It is estimated that there are 800,000 people in the United States with cerebral palsy. The degree of ability among people with cerebral palsy runs the gamut—some people can live independent lives, and others require around-the-clock care.
As with any medical condition, cerebral palsy is best handled when it is understood. Families, friends, acquaintances and bystanders would do well to have a deeper understanding of what cerebral palsy is and isn’t. It is only in this way that we can help those who need help, and avoid unfair prejudices. Here are some resources to do just that.
- United Cerebral Palsy (UCP): a leading charity and advocacy program for people with a spectrum of disabilities, including cerebral palsy
- Reaching for the Stars: founded by parents, this nonprofit strives to serve the needs of children with cerebral palsy, as well as their families and caregivers
- Mayo Clinic: one of the nation’s premier medical institutions has fantastic background information
- Kennedy Krieger: based in Baltimore, Maryland, Kennedy Krieger has a variety of patient care programs and devotes substantial resources to cerebral palsy research
- KidsHealth: a fantastic resource for children and teens to help them understand what cerebral palsy is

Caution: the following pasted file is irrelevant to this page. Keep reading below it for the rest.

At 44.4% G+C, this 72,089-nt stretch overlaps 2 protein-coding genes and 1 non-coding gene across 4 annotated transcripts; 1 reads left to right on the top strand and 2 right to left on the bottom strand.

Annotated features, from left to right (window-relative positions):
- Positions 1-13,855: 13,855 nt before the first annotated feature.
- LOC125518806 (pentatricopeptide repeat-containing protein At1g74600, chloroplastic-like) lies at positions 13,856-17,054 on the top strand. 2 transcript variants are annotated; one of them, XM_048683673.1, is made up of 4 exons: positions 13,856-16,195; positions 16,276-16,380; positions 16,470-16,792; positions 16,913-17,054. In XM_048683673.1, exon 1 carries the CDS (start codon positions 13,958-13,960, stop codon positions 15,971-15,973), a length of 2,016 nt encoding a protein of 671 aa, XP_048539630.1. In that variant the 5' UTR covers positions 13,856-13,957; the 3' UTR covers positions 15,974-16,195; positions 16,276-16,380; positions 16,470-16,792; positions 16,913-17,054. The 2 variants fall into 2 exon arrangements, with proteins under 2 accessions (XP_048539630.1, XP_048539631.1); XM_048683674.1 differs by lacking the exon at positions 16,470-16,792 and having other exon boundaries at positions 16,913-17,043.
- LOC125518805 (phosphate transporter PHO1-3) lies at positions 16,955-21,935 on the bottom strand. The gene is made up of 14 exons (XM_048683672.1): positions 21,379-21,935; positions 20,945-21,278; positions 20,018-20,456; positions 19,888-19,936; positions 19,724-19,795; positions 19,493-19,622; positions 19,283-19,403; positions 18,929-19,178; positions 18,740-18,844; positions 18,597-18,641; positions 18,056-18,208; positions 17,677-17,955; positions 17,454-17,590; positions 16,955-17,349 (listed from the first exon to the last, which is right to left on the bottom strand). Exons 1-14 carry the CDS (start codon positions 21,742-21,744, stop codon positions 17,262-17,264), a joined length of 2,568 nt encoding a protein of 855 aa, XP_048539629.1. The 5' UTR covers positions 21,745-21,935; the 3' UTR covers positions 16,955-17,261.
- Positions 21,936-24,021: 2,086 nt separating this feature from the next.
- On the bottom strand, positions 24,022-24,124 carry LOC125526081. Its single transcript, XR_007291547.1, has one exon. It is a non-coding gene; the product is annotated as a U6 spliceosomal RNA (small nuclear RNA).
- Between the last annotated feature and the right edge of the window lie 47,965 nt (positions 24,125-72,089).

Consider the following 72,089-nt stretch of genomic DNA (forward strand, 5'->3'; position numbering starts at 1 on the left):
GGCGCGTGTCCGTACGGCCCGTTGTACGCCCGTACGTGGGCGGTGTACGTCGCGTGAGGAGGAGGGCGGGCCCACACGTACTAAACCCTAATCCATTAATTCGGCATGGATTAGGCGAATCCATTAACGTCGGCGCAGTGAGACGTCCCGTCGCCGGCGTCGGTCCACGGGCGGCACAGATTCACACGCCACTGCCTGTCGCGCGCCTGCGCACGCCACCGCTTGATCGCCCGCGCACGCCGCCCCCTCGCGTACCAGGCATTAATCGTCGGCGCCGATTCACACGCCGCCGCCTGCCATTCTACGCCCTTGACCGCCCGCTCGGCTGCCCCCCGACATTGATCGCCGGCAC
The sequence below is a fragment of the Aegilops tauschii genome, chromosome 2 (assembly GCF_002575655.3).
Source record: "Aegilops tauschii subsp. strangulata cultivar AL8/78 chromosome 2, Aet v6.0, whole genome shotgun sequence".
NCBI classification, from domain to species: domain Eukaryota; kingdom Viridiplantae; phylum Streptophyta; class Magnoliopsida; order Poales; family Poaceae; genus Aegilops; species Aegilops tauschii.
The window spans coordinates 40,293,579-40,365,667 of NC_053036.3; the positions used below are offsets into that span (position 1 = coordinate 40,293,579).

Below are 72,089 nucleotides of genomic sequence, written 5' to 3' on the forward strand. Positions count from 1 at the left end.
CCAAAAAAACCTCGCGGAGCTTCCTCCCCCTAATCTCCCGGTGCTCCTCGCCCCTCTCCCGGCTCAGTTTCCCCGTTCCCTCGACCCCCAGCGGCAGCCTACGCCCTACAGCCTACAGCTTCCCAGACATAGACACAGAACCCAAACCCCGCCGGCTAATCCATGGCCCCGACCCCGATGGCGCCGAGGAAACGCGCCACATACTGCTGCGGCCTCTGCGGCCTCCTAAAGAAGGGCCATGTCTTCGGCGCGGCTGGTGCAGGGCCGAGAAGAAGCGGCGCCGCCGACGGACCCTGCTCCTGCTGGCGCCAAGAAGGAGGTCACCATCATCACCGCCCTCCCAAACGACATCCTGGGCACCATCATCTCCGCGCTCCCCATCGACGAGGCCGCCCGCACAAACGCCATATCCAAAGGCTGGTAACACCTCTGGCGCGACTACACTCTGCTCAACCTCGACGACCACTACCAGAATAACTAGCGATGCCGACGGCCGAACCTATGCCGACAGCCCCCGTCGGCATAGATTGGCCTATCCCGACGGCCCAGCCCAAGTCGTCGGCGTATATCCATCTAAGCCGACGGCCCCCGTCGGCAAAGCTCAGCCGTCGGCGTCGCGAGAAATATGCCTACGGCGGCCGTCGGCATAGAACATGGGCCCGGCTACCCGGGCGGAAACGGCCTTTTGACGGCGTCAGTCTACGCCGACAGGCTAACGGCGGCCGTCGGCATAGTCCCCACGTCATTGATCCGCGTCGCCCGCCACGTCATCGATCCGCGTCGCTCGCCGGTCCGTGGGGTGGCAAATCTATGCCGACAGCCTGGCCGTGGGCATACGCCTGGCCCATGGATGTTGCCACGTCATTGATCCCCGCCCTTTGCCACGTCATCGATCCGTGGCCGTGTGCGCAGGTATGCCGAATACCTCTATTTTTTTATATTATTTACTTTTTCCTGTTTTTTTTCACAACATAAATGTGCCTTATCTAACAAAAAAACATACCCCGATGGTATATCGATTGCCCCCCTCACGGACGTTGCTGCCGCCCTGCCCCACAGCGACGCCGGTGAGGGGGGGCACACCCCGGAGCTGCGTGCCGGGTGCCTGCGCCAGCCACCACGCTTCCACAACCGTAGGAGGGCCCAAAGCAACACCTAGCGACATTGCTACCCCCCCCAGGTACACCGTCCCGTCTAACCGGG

- Children with Cerebral Palsy: A Parent’s Guide: written by health care providers, teachers and parents, this book is a comprehensive advice guide to help families who have children with cerebral palsy
- Mommy, Can I Play with Tommy?: written by a mother who has a child with cerebral palsy, this book helps other children to understand their roles
- Cerebral Palsy: A Complete Guide for Caregiving: slightly more academic, but still readable for the layperson
- Centers for Disease Control (CDC): the CDC has a wealth of information, particularly statistics, on cerebral palsy and related neurological disorders
- Cerebral Palsy Research Registry: an organization that helps to connect families with cerebral palsy researchers
- American Academy for Cerebral Palsy and Developmental Medicine: geared toward medical professionals and researchers for the benefit of people with cerebral palsy
- Through My Eyes: My Life with Cerebral Palsy: a first-person account of an extraordinary 24-year old woman
- Love That Max: A Blog About Kids With Special Needs Who Kick Butt: the title says it all
- CP Daily Living: a site providing resources for parents andhttps://cprn.org/ caregivers of children with cerebral palsy